Christian teachings – as found in the Bible – emphasize humility, gratitude and respect for others. When a culture at large ceases to value that and it is no longer taught in homes, you get the atrocious state of things we are now witnessing. I DEMAND this !, I DESERVE WHAT YOU HAVE! , I’M A VICTIM AND YOU OWE ME!I’m UNHAPPY AND YOU NEED TO FIX IT!

No loving,  responsible parent is going to ignore the emotional needs of their children. But there is a difference between idolizing happiness, as though anything that threatens happiness is the problem – in essence, allowing for the tyranny of emotions in a child’s life –  and making sure a child is not carrying unnecessary emotional burdens  I tell this to our young daughter  when she is very unhappy and very unhappy that she is unhappy. “Your happiness is not the most important thing. Obeying and doing the right thing comes first.  Sometimes we are sad, angry, and unhappy. That’s just how life works. But how we ultimately pick ourselves up and respond to it  is what matters.” That’s what I try to get across to my children (and myself!)

Something to remember is that the ongoing mindset of victimhood wars against acknowledging the GRACE in our lives and squelches gratitude. It kills it.

The Christmas Mouse is a wonderful little book by Miss Read, but I found something deeper there worth recognizing, I think.

(There are still copies of this book in some libraries, and there are used versions of this little book available online with a simple search. Sometimes it is combined with two other Christmas stories by Miss Read, all of which are a joy to read.)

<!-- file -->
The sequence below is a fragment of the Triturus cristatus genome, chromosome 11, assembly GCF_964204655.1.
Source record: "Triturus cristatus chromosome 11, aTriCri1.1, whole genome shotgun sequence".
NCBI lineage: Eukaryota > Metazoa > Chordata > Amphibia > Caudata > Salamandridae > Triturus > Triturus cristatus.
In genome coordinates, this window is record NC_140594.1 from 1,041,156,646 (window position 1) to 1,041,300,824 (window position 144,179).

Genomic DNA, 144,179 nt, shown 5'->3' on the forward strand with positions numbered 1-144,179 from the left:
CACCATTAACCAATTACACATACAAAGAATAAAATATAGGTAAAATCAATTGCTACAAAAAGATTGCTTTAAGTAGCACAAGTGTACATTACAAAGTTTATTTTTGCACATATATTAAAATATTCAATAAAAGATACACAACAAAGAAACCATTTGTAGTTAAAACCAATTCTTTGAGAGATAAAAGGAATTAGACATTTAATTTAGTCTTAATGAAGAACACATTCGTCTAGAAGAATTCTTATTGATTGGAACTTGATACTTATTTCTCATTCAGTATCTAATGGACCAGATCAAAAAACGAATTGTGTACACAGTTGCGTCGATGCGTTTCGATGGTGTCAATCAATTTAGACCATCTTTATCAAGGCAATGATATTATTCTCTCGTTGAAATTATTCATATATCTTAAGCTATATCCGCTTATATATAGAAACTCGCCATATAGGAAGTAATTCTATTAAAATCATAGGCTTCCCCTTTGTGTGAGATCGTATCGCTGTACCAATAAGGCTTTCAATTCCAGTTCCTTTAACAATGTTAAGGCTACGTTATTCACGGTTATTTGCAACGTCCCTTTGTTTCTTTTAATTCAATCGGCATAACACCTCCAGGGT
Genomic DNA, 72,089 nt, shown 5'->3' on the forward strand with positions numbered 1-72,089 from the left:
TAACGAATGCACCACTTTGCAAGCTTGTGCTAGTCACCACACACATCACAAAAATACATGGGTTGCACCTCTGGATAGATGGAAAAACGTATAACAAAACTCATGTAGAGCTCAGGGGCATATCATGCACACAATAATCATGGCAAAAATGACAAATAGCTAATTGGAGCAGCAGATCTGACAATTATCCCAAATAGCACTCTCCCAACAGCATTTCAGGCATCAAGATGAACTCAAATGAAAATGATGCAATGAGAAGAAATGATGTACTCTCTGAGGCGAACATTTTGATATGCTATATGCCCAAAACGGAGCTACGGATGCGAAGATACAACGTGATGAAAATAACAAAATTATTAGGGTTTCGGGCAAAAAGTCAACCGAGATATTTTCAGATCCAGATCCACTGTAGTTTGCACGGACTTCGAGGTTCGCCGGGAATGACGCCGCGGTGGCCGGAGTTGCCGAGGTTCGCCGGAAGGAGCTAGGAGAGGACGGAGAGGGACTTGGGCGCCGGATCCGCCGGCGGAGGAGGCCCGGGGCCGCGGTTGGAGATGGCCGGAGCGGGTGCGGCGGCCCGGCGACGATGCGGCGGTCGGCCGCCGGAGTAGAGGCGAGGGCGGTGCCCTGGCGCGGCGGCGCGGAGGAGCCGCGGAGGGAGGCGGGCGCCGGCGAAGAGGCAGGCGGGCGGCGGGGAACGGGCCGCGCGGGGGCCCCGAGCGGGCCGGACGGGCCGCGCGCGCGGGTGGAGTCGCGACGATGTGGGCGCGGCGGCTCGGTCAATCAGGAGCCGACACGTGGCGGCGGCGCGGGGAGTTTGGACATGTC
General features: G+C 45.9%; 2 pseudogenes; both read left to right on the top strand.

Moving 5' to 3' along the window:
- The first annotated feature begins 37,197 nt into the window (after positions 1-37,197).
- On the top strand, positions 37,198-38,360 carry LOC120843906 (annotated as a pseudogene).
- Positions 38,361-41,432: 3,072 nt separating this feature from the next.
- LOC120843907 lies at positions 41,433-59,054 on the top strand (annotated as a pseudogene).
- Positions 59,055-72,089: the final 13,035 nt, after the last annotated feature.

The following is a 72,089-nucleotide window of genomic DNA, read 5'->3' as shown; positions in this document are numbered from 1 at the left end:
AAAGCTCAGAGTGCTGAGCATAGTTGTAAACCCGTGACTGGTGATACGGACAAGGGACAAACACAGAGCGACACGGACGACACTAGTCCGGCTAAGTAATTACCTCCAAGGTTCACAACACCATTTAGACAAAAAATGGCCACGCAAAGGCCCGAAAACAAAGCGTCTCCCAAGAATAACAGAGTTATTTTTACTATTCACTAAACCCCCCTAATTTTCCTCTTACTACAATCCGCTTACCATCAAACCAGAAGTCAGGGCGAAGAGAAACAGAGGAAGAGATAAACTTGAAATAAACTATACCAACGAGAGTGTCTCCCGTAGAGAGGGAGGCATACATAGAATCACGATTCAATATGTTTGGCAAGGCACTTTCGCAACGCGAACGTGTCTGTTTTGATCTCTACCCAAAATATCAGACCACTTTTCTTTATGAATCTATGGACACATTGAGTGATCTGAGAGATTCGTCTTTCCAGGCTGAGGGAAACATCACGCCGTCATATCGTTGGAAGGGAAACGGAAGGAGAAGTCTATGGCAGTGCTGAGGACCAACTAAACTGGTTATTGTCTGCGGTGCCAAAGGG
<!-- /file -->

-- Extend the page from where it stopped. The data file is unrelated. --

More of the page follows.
Just Eat It

lunchWhen I was in school, my mother packed my lunch each day. We didn’t have hot lunch but once a month, so all the kids brown bagged it. Some days, everything she sent was what I liked. Other days, not so much. But back then, with two recesses a day out in the fresh air and no snack like they have in many classes now mid-day, by the time lunch rolled around, I was starving. By 10:30 I was starving, for that matter! So whatever Mom sent, I ate it, like it or not.

Twice recently, I caught our six-year-old complaining about something she didn’t like to eat. “I only have ketchup on this,” she said the other night. “I don’t like mustard.”Too late, there was mustard already on the hamburger.

“Eat it anyway. Life doesn’t revolve around our likes and dislikes, ” I said.